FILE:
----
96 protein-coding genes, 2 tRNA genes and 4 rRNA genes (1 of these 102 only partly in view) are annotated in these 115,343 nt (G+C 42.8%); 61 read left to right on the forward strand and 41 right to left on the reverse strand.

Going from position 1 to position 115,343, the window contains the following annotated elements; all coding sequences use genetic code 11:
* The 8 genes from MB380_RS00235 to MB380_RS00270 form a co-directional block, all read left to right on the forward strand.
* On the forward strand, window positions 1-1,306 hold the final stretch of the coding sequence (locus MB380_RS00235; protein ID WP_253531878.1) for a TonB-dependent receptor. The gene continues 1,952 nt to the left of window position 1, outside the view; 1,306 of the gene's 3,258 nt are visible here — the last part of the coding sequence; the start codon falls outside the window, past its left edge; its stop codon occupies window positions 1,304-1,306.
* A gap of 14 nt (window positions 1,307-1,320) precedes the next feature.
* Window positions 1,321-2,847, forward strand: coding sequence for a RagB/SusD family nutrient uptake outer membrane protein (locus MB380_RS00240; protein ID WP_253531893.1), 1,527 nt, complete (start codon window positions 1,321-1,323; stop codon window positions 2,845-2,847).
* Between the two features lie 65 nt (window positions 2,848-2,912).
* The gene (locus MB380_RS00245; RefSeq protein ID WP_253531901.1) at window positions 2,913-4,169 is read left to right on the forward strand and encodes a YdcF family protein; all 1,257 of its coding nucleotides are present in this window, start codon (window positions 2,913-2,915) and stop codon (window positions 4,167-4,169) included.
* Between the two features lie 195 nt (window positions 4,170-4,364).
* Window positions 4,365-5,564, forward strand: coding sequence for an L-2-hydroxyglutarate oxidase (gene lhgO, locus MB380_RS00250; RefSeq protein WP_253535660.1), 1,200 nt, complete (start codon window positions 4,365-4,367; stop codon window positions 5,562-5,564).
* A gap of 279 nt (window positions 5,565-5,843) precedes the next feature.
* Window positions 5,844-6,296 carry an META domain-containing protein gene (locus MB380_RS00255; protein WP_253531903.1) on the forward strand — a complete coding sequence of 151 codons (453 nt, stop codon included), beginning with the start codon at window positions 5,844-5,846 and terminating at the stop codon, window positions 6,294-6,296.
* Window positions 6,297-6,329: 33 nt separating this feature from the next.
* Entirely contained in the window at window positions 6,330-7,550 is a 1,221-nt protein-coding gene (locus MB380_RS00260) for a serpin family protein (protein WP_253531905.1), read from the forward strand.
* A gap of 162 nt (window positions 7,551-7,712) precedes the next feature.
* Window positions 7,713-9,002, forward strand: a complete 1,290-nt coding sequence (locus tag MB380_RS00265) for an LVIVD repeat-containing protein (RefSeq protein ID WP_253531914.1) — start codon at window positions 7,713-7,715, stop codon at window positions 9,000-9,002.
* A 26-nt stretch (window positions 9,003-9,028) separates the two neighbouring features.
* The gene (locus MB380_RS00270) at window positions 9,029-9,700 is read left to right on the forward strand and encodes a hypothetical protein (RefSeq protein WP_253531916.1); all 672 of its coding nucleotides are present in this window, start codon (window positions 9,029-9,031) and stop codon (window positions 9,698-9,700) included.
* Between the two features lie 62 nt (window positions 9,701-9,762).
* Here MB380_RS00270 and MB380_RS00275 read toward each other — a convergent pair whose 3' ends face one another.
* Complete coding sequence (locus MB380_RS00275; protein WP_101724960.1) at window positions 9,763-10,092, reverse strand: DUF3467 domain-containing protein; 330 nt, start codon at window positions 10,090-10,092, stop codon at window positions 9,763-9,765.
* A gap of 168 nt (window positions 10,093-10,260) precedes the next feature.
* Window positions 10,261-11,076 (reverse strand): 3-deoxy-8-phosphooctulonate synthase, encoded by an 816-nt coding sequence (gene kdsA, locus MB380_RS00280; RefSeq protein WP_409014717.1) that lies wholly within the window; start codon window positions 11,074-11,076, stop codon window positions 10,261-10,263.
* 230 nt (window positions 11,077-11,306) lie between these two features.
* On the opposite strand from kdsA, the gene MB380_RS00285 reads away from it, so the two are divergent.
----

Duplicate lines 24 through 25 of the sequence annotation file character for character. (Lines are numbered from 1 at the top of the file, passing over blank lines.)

* 230 nt (window positions 11,077-11,306) lie between these two features.
* On the opposite strand from kdsA, the gene MB380_RS00285 reads away from it, so the two are divergent.